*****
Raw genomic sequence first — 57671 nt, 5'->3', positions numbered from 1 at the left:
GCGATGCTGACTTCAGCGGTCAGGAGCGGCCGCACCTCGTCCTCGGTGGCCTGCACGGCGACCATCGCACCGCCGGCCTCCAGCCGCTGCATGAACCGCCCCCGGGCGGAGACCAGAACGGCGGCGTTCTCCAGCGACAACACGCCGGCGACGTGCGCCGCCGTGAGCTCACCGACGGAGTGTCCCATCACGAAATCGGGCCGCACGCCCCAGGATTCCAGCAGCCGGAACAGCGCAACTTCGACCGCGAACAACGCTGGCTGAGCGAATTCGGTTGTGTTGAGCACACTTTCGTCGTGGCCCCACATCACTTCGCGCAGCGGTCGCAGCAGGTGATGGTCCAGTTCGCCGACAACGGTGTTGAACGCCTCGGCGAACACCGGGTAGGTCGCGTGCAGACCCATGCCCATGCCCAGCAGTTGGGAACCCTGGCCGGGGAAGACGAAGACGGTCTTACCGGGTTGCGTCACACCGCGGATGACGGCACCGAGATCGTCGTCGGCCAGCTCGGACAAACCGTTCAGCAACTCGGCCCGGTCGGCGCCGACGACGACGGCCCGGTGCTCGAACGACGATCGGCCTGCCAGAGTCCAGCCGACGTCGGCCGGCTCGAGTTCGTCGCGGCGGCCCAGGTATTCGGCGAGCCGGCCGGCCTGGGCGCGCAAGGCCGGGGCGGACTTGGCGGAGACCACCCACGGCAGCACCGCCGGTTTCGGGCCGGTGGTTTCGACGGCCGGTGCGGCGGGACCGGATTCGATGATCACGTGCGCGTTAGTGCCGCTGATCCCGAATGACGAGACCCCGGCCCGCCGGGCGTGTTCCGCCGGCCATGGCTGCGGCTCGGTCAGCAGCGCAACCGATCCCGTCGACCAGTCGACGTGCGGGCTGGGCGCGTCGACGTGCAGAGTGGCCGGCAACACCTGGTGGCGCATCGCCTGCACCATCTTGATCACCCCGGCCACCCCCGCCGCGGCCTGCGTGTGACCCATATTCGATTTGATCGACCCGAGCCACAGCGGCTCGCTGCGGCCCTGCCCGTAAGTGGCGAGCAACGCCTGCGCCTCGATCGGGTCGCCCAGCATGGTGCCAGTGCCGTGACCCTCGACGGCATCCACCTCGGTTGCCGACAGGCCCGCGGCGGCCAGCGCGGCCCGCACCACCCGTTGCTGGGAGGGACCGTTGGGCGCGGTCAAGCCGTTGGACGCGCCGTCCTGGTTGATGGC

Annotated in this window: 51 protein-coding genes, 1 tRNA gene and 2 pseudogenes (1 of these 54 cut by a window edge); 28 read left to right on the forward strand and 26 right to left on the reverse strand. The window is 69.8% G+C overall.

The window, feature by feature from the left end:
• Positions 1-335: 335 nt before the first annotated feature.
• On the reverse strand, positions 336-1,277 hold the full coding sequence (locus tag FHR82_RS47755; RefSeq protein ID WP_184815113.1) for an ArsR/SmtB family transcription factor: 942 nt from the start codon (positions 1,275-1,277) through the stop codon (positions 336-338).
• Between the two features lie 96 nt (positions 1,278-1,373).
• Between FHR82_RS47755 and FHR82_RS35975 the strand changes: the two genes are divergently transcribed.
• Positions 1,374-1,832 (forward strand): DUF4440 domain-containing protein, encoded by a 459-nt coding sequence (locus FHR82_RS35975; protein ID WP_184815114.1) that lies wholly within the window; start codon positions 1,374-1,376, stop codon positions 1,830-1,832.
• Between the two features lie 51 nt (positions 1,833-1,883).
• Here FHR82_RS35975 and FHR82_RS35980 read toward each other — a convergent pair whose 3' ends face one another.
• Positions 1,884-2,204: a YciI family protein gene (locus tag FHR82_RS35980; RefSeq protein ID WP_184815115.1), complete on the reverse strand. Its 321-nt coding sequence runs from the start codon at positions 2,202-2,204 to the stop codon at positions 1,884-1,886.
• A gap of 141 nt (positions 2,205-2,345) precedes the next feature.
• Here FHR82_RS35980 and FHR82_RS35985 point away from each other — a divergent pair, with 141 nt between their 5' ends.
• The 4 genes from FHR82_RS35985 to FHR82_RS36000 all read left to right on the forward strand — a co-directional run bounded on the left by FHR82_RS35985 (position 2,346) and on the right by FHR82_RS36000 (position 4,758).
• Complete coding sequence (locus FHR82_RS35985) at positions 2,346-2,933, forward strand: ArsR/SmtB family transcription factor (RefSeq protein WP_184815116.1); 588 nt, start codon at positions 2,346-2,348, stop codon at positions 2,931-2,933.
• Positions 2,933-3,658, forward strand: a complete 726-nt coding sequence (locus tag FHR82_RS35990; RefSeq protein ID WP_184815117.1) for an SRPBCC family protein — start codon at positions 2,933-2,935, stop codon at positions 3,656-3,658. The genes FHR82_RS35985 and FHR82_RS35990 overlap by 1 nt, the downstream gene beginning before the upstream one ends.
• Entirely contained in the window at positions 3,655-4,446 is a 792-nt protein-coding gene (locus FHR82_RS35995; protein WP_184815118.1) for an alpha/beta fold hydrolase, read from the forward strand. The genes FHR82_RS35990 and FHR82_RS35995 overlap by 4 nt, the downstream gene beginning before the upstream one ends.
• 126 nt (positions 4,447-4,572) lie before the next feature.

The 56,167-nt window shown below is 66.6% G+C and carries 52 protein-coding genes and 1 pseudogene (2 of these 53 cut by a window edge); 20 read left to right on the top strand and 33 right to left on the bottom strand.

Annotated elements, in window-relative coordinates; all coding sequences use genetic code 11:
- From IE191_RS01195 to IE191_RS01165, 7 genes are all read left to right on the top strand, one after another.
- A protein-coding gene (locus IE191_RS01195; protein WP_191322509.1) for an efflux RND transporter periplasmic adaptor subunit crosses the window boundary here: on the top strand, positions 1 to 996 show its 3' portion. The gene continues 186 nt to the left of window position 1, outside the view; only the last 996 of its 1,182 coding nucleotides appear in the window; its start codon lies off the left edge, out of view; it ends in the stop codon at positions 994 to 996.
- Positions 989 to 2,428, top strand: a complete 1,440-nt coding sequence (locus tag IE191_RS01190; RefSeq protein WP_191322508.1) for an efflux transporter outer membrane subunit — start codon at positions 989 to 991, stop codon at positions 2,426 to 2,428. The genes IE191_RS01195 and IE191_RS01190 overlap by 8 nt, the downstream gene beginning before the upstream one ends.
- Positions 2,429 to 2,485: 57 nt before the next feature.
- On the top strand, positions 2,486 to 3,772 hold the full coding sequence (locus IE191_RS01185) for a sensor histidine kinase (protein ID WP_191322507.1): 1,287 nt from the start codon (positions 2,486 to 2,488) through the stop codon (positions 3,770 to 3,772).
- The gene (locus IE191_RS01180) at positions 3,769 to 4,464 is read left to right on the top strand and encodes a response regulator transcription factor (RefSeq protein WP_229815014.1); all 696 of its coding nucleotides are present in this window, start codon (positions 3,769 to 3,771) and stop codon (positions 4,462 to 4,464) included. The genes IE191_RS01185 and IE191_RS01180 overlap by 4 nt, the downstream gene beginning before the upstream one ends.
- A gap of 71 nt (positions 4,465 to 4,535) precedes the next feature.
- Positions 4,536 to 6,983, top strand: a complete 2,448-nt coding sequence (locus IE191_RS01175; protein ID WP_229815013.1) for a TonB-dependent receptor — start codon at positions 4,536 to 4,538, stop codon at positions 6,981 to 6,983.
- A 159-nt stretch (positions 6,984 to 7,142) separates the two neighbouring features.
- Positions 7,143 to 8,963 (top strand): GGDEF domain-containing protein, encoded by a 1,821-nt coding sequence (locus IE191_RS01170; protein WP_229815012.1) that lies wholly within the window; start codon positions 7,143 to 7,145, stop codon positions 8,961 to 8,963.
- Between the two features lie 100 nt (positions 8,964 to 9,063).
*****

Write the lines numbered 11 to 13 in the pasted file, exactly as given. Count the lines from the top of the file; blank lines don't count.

• Here FHR82_RS35975 and FHR82_RS35980 read toward each other — a convergent pair whose 3' ends face one another.
• Positions 1,884-2,204: a YciI family protein gene (locus tag FHR82_RS35980; RefSeq protein ID WP_184815115.1), complete on the reverse strand. Its 321-nt coding sequence runs from the start codon at positions 2,202-2,204 to the stop codon at positions 1,884-1,886.
• A gap of 141 nt (positions 2,205-2,345) precedes the next feature.